This week cameras begin to roll on a heist film called The Black Marks, which has a cast led by Kurt Russell, with Matt Dillon, Chris Diamantopoulos and Jay Baruchel in supporting roles. Jonathan Sobol wrote and is directing the story of a group of thieves led by a former motorcycle daredevil (Russell) who go after one last big score.
Now the film has added more supporting players: Terence Stamp, Katheryn Winnick and Kenneth Welsh. Read More »
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Posted on Wednesday, October 26th, 2011 by Angie Han
And there you have it, folks. For the past several months we’ve watched as Quentin Tarantino filled seemingly every single role in his Django Unchained except the key character of Django’s wife Broomhilda — but the part remains empty no more. Kerry Washington has landed the female lead in the “Southern-fried spaghetti Western,” in which she’ll star opposite Jamie Foxx, Christoph Waltz, Leonardo DiCaprio, and many others. More details after the jump.
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The latest actor to flirt with Quentin Tarantino and his new anti-slavery ‘Southern,’ Django Unchained, is Joseph Gordon-Levitt. The actor reportedly wants to do the film, and is ready to take a role pending the resolution of some scheduling issues. One of those scheduling issues would have been press commitments for Premium Rush, but that movie was just pushed back to August, so that’s one hurdle gone. Hit the break for some speculation on his role. Read More »
Posted on Monday, October 17th, 2011 by Angie Han
Aaron Eckhart has landed the lead role in Randy Miller‘s The Drummer, a biopic of Beach Boys drummer Dennis Wilson. The indie picture follows the last six years of Wilson’s life, leading up to his death in 1983 at the age of 39. In addition to starring, Eckhart will also serve as executive producer and record his own versions of Wilson’s 1977 solo album Pacific Ocean Blue.
The Drummer is one of several intriguing projects Eckhart has booked for next year, including the comic book adaptation I, Frankenstein, the J.M. Barrie-based Pan, and Neil LaBute’s The Geography of Hope. He recently completed the CIA thriller The Expatriate, and will next appear opposite Johnny Depp in next week’s The Rum Diary. Shooting on The Drummer is scheduled to begin in late spring or early summer 2012. [Variety]
After the jump, a horror legend finds his way to Quentin Tarantino’s Django Unchained.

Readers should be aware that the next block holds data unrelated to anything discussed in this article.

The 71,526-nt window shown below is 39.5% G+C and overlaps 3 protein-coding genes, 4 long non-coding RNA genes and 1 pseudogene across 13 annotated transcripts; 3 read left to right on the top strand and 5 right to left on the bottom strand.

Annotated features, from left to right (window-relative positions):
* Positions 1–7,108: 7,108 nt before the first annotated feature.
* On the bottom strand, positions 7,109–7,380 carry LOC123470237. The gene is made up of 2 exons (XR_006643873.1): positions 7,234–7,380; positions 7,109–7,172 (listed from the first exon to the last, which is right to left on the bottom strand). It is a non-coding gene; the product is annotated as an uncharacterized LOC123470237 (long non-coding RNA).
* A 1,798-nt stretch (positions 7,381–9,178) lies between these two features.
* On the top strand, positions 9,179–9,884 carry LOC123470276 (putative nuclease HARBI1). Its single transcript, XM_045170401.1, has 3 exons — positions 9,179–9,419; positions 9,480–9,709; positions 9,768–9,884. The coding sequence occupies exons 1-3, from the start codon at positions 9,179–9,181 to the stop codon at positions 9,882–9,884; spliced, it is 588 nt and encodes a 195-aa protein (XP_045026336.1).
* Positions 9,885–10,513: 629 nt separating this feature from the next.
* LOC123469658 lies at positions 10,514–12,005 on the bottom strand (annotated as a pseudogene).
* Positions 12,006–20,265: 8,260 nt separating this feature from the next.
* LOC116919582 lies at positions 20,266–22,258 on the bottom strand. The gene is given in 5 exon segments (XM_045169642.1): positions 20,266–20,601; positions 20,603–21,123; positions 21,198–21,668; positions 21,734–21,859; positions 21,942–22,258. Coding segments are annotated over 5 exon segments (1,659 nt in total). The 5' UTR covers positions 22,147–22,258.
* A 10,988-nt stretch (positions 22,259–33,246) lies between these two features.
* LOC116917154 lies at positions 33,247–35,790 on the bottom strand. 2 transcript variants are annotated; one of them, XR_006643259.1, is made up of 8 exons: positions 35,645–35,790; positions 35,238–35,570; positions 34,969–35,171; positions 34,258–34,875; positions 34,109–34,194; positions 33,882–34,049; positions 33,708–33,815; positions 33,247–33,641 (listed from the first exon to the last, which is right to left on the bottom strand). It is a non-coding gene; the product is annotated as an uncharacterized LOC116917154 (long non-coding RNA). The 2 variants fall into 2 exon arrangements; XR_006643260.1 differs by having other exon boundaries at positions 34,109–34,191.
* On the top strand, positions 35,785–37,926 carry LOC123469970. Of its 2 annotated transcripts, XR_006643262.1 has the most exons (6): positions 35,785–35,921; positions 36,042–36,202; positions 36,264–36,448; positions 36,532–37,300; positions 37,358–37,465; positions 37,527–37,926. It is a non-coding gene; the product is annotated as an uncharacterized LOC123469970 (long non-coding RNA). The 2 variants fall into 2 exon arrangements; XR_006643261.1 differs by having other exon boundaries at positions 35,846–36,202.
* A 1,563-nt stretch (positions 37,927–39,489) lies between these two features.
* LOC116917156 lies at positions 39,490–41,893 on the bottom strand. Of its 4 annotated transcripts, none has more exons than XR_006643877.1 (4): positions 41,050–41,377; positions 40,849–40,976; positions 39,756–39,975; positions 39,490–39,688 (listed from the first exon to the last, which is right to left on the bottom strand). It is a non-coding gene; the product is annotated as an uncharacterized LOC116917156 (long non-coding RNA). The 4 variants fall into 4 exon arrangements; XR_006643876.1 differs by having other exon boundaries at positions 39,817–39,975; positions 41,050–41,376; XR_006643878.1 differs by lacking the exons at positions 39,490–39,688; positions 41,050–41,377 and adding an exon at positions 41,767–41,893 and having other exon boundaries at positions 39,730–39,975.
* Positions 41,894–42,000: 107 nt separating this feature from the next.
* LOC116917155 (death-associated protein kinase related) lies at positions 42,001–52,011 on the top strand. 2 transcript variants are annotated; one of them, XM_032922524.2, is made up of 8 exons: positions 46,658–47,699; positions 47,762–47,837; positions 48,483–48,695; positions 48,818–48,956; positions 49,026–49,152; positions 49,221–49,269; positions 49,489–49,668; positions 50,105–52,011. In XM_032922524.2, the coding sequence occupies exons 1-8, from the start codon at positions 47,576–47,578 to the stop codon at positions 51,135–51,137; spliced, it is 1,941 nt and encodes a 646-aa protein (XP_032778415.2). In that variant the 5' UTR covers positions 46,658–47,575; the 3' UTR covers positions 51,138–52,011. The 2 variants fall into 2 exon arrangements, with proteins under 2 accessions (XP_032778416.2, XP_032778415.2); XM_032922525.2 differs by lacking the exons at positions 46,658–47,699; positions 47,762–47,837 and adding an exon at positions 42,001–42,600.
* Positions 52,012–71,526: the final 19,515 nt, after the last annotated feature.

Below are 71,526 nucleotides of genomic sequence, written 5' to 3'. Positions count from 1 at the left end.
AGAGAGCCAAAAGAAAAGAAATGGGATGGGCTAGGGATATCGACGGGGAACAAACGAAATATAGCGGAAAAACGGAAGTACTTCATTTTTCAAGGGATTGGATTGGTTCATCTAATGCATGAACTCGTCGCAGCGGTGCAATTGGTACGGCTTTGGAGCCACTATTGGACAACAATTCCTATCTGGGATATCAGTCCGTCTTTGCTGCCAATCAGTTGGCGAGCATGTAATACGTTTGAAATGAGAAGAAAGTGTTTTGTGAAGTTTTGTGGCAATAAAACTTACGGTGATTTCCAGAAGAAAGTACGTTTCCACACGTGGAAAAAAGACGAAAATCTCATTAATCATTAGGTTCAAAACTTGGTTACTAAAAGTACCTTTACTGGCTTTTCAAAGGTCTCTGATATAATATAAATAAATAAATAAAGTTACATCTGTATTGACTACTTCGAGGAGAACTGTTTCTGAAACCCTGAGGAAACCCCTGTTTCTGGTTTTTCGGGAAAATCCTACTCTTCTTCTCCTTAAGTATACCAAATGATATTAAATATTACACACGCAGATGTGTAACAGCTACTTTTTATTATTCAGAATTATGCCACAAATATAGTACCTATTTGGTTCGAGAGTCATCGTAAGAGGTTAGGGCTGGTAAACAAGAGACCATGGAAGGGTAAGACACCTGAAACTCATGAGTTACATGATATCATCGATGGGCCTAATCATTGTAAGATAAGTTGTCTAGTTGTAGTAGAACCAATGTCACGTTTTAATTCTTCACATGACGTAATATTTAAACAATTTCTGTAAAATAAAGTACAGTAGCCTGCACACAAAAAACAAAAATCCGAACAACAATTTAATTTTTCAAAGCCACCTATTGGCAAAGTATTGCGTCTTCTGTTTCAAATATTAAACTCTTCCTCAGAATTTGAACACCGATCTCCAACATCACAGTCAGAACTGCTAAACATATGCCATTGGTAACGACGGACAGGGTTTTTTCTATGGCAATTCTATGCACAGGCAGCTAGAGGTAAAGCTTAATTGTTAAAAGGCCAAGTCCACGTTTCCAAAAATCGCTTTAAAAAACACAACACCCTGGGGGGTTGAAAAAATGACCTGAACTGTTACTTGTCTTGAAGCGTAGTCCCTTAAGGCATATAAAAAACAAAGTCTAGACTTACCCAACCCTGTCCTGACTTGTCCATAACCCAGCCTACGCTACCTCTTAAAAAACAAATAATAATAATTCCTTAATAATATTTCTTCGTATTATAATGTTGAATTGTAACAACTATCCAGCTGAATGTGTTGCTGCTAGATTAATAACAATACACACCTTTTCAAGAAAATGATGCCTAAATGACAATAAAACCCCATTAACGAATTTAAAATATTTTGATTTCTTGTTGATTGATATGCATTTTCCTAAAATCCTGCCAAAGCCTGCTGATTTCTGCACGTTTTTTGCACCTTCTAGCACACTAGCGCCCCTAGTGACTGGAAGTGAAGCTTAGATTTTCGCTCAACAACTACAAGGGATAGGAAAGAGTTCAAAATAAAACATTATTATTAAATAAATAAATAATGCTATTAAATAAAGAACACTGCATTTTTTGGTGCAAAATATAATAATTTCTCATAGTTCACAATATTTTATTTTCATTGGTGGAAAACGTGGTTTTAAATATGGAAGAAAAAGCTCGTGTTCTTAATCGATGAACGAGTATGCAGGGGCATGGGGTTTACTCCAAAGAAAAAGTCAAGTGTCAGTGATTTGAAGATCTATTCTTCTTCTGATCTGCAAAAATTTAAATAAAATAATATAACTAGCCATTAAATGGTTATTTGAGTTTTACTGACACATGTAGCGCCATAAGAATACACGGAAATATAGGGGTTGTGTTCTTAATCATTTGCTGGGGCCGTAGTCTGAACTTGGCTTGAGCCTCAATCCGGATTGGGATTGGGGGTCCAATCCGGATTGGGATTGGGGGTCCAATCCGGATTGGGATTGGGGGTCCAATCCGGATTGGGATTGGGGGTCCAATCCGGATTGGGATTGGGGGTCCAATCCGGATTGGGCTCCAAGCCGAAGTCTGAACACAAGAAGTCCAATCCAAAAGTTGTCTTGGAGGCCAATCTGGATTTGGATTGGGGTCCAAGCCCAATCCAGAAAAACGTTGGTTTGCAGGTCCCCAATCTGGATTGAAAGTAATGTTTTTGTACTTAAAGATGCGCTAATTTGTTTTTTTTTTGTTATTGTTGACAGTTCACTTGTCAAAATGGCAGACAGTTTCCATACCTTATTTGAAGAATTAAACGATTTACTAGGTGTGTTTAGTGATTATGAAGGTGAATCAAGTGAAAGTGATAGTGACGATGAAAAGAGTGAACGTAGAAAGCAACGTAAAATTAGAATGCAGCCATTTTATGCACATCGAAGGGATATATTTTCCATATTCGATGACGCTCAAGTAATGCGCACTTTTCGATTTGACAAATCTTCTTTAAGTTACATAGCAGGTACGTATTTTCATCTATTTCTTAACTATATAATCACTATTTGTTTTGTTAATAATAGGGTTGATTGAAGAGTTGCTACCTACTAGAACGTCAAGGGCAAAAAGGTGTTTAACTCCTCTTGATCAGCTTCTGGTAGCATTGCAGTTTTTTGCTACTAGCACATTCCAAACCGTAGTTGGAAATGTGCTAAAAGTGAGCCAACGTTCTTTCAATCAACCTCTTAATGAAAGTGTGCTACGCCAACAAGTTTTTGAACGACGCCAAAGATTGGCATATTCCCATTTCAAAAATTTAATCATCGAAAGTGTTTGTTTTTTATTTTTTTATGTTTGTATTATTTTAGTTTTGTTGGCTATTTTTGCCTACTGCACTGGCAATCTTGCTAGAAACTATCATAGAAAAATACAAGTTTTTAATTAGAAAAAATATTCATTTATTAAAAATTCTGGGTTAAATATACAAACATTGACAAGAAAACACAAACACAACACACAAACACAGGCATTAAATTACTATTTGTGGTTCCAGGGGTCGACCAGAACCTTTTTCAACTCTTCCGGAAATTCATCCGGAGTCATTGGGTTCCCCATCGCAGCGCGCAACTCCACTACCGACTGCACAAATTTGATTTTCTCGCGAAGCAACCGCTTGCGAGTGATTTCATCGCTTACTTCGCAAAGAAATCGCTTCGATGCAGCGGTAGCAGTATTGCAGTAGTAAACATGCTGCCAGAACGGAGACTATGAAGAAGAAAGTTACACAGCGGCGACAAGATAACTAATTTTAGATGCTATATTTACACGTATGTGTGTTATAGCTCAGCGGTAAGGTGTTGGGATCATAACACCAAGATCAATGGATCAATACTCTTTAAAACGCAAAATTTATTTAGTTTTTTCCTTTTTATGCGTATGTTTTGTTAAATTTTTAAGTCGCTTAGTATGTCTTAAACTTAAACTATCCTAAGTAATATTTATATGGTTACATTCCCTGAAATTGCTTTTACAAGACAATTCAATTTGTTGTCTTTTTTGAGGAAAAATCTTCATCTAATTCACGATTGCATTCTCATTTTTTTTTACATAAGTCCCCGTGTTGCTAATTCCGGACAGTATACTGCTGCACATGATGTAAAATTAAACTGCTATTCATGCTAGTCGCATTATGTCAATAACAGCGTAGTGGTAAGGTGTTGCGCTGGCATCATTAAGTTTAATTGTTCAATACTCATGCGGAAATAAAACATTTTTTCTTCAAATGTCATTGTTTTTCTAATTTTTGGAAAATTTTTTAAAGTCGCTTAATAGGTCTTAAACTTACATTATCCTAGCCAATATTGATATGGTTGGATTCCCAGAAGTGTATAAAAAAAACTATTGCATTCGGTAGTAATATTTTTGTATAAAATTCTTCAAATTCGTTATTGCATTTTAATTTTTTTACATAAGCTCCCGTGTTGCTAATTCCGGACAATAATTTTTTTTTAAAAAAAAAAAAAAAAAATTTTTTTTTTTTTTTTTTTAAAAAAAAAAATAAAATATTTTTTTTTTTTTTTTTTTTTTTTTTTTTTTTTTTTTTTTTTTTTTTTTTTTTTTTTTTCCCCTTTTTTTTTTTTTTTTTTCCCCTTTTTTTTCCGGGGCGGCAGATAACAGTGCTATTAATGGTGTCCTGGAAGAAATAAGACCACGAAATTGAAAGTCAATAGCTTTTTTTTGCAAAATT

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Posted on Friday, September 30th, 2011 by Angie Han
A couple weeks back, we reported that Kevin Costner had pulled out of talks for a supporting role in Quentin Tarantino‘s Django Unchained due to scheduling conflicts. While it wasn’t a huge blow for the project, it was disappointing news nonetheless. But the project is moving forward quickly, and it seems Kurt Russell could be stepping into the part that would’ve been Costner’s.
Also joining the cast is Laura Cayouette, who had a minor role as Rocket in Kill Bill. More details after the jump.
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Gary Whitta has come a long way in a few years. Once the editor of PC Gamer magazine, Whitta wrote The Book of Eli and at least one draft of the live-action Akira movie(s). Now another script of his, Reaper, has been given a new title, Undying, and found a star in Kurt Russell. Read More »
If we hadn’t just had word of the possible Benicio Del Toro / Cameron Diaz romantic comedy pairing, the cast currently attached to star in Rupert Wainwright‘s film Waco might seem like one of the strangest casting collections of the day: Kurt Russell, Adrien Brody and Sharon Stone are potentially teaming to recreate the ATF raid on the Branch Davidian compound outside Waco that was led by David Koresh. The siege and actions that led to it cost the lives of 82 residents of the compound and 4 federal agents. Read More »
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Weekend Weirdness’ favorite J.C. directed a nearly three hour epic about The King starring his main man Snake Plissken, and yet the film was at risk of being forgotten by younger generations. How could this occur when the movie in question, John Carpenter‘s Elvis, is arguably a better country music biopic than Walk the Line, and exudes an unpretentious but fetching style reminiscent of Hal Ashby’s Woody Guthrie biopic Bound for Glory? Well, until this week, Elvis wasn’t available on DVD, and the film’s prior home video presence was spotty at best.
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